LONDON — Two decades ago, Tony Hayward was a "turtle" — one of a handful of young high fliers at BP earmarked for great things, named after the cartoon warriors, the Teenage Mutant Ninja Turtles.
Fast-tracked through BP's heavy bureaucracy by the man he would succeed as CEO, John Browne, Hayward took the top job three years ago promising to focus "like a laser" on safety and change the company's champagne culture. He was supposed to get BP back to basics, and for most of his tenure shareholders were happy with the results.
Then came the rig explosion that set off the worst offshore oil spill in U.S. history, and several weeks in which Hayward repeatedly put his foot in his mouth while his company appeared incapable of stopping the gusher.
Now the former geologist is set to resign. Following weeks of speculation about his future, Hayward is to step down from the company's top job in October and will be offered a post at the company's TNK-BP joint venture in Russia, a person familiar with the matter said Monday.
The person spoke on condition of anonymity because an official announcement had not been made by the British company's board, which met Monday in London to decide the 53-year-old Hayward's fate.
Hayward's elevation to CEO in 2007 was supposed to herald a new era for the company after a series of accidents — including the 2005 Texas City refinery explosion that killed 15 people.
"The task is to restore confidence," he told the Houston Chronicle newspaper shortly after his appointment.
Browne was forced to step down as CEO after admitting to perjury while giving evidence to a court to prevent a newspaper revealing details of his private life. There was little surprise that Hayward was named as his replacement.
It was Browne who, as head of exploration and production in 1991, recognized the young geologist's potential and marked Hayward out for a fast-track program for young executives. He moved quickly through the ranks, from geologist to group treasurer to head of exploration and production — a crucial role at any big oil company.
Before becoming CEO, he was instrumental in BP's expansion into the United States, which involved a number of takeovers, including the 1998 merger with Amoco.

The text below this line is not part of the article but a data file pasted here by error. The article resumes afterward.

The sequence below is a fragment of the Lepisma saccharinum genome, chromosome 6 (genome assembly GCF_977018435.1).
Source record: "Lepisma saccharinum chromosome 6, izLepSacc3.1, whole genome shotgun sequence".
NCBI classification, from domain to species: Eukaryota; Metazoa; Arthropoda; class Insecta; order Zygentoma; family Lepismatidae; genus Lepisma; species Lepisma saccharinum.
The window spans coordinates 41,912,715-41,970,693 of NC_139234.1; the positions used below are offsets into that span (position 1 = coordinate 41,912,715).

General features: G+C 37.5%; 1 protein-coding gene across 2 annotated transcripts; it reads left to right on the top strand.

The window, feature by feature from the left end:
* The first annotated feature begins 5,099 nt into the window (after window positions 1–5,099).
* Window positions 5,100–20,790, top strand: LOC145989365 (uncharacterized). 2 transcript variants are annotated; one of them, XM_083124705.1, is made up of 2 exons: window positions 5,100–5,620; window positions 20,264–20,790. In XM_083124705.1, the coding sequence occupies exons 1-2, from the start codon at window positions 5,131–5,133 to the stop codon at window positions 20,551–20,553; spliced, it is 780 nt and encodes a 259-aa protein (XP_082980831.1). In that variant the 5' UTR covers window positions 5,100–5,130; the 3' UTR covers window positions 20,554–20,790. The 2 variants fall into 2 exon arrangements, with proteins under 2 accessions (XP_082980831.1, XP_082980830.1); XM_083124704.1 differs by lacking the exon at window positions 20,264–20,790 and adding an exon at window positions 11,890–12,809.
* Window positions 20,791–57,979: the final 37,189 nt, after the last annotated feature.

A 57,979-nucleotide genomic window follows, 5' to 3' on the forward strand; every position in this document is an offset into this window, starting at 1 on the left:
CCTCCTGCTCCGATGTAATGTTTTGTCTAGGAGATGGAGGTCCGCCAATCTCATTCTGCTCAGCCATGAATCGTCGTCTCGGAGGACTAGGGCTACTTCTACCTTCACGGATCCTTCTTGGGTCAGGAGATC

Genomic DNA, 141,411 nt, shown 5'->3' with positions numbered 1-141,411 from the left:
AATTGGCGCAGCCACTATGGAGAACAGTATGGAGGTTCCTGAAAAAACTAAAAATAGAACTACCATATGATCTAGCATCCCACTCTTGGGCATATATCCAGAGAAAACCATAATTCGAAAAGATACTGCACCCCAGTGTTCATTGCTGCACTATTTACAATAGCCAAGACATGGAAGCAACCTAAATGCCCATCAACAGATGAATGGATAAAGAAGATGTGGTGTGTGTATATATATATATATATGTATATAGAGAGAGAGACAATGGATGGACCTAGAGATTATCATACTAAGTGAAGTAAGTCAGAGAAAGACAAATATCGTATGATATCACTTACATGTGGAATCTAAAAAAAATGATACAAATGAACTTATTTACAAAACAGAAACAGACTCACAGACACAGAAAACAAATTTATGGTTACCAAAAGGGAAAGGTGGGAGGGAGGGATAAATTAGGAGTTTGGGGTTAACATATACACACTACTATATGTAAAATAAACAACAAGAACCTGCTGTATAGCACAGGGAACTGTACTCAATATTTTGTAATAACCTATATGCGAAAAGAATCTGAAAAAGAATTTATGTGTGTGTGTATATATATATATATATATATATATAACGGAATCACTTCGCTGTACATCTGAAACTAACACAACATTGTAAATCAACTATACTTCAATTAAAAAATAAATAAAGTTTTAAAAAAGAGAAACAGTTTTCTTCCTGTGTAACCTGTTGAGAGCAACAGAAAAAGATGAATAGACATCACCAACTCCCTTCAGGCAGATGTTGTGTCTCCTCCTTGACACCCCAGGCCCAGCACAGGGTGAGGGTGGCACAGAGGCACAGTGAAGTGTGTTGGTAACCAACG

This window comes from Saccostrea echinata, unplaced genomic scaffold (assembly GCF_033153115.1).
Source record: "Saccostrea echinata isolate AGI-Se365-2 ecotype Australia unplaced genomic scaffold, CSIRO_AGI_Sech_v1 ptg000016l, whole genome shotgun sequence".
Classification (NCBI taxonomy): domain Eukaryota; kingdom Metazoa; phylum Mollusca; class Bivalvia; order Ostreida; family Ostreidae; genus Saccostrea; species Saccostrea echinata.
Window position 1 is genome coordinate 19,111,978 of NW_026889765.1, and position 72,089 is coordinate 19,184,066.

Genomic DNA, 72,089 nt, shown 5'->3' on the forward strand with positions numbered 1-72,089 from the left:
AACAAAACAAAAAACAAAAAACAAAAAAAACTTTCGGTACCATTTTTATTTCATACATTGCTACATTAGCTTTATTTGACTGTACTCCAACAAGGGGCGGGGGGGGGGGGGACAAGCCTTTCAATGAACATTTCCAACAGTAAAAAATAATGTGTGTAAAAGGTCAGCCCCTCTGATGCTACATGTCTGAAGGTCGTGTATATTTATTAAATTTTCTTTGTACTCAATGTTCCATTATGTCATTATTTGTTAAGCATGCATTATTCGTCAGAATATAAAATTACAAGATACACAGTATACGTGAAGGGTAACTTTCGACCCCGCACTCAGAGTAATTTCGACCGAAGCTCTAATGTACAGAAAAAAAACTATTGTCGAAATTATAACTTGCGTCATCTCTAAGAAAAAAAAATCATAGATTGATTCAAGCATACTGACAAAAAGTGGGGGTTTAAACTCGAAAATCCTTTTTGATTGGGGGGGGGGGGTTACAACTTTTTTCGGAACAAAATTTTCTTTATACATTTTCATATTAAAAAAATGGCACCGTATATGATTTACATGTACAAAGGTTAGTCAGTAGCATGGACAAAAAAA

Not long before he took over, Hayward told a conference that BP needed to change its leadership style because it was "too directive and doesn't listen sufficiently well." He said he was concentrating on "closing the performance gap" with rivals such as Royal Dutch Shell.
Hayward stripped out layers of management and costs across a stumbling and bloated business, improving its refining efficiency and putting the firm on a stronger footing to weather a global downturn.
BP's market position improved and its reputation was rehabilitated. Cost-cutting, which saw around 7,500 positions axed, led to savings of around $4 billion.
Even in the immediate wake of the Deepwater Horizon explosion on April 20 with the loss of 11 workers, Hayward appeared to be able to survive.
Former BP Chairman Peter Sutherland described him as a "superb chief executive by common consent" and British-based investors and analysts were supportive.
But in the U.S., Hayward became the lightning rod for anti-BP feeling and didn't help matters with a series of gaffes. He raised hackles by saying "I want my life back," going sailing, and what was viewed as an evasive performance before U.S. congressmen in June.
President Obama said then that Hayward should have been fired — although BP later cooled the political heat by agreeing to set up a $20 billion compensation fund.
Hayward was called back to London a month ago after the bruising encounter with the congressional committee and has since kept a low profile.